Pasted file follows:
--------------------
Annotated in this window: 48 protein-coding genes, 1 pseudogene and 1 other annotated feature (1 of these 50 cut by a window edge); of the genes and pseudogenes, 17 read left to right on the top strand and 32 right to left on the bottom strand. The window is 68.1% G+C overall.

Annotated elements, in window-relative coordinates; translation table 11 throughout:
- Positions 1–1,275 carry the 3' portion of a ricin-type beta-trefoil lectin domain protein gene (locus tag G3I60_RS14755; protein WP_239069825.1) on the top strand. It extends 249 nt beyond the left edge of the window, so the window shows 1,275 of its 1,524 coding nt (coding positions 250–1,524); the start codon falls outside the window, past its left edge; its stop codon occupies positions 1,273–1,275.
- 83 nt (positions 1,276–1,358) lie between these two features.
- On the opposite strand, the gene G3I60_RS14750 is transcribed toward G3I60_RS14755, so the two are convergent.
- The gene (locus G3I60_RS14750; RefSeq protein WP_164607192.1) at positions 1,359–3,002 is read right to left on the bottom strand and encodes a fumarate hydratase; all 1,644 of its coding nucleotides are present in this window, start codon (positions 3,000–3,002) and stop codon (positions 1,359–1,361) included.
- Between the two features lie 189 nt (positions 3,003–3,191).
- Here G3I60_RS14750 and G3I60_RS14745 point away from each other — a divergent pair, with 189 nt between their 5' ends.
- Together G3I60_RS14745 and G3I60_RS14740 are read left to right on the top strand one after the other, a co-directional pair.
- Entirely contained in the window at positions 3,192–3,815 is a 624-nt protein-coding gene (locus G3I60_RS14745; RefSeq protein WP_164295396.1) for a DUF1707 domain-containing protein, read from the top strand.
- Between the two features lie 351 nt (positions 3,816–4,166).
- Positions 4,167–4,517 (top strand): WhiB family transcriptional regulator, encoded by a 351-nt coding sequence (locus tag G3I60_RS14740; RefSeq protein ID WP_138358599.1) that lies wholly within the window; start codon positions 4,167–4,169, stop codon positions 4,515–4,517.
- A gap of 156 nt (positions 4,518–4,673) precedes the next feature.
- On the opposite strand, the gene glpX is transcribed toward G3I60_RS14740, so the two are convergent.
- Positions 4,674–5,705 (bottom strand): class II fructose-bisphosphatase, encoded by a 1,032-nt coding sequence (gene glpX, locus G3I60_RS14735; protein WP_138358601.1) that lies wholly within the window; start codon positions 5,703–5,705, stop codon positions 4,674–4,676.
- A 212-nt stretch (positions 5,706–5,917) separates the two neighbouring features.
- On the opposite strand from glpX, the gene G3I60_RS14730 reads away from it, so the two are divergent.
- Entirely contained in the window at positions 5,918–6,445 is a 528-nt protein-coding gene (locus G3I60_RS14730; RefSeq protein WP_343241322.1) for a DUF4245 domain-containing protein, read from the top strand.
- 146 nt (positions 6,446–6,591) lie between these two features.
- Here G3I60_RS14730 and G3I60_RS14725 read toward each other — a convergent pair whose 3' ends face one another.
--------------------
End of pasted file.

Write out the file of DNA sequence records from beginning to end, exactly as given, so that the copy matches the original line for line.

Annotated in this window: 48 protein-coding genes, 1 pseudogene and 1 other annotated feature (1 of these 50 cut by a window edge); of the genes and pseudogenes, 17 read left to right on the top strand and 32 right to left on the bottom strand. The window is 68.1% G+C overall.

Annotated elements, in window-relative coordinates; translation table 11 throughout:
- Positions 1–1,275 carry the 3' portion of a ricin-type beta-trefoil lectin domain protein gene (locus tag G3I60_RS14755; protein WP_239069825.1) on the top strand. It extends 249 nt beyond the left edge of the window, so the window shows 1,275 of its 1,524 coding nt (coding positions 250–1,524); the start codon falls outside the window, past its left edge; its stop codon occupies positions 1,273–1,275.
- 83 nt (positions 1,276–1,358) lie between these two features.
- On the opposite strand, the gene G3I60_RS14750 is transcribed toward G3I60_RS14755, so the two are convergent.
- The gene (locus G3I60_RS14750; RefSeq protein WP_164607192.1) at positions 1,359–3,002 is read right to left on the bottom strand and encodes a fumarate hydratase; all 1,644 of its coding nucleotides are present in this window, start codon (positions 3,000–3,002) and stop codon (positions 1,359–1,361) included.
- Between the two features lie 189 nt (positions 3,003–3,191).
- Here G3I60_RS14750 and G3I60_RS14745 point away from each other — a divergent pair, with 189 nt between their 5' ends.
- Together G3I60_RS14745 and G3I60_RS14740 are read left to right on the top strand one after the other, a co-directional pair.
- Entirely contained in the window at positions 3,192–3,815 is a 624-nt protein-coding gene (locus G3I60_RS14745; RefSeq protein WP_164295396.1) for a DUF1707 domain-containing protein, read from the top strand.
- Between the two features lie 351 nt (positions 3,816–4,166).
- Positions 4,167–4,517 (top strand): WhiB family transcriptional regulator, encoded by a 351-nt coding sequence (locus tag G3I60_RS14740; RefSeq protein ID WP_138358599.1) that lies wholly within the window; start codon positions 4,167–4,169, stop codon positions 4,515–4,517.
- A gap of 156 nt (positions 4,518–4,673) precedes the next feature.
- On the opposite strand, the gene glpX is transcribed toward G3I60_RS14740, so the two are convergent.
- Positions 4,674–5,705 (bottom strand): class II fructose-bisphosphatase, encoded by a 1,032-nt coding sequence (gene glpX, locus G3I60_RS14735; protein WP_138358601.1) that lies wholly within the window; start codon positions 5,703–5,705, stop codon positions 4,674–4,676.
- A 212-nt stretch (positions 5,706–5,917) separates the two neighbouring features.
- On the opposite strand from glpX, the gene G3I60_RS14730 reads away from it, so the two are divergent.
- Entirely contained in the window at positions 5,918–6,445 is a 528-nt protein-coding gene (locus G3I60_RS14730; RefSeq protein WP_343241322.1) for a DUF4245 domain-containing protein, read from the top strand.
- 146 nt (positions 6,446–6,591) lie between these two features.
- Here G3I60_RS14730 and G3I60_RS14725 read toward each other — a convergent pair whose 3' ends face one another.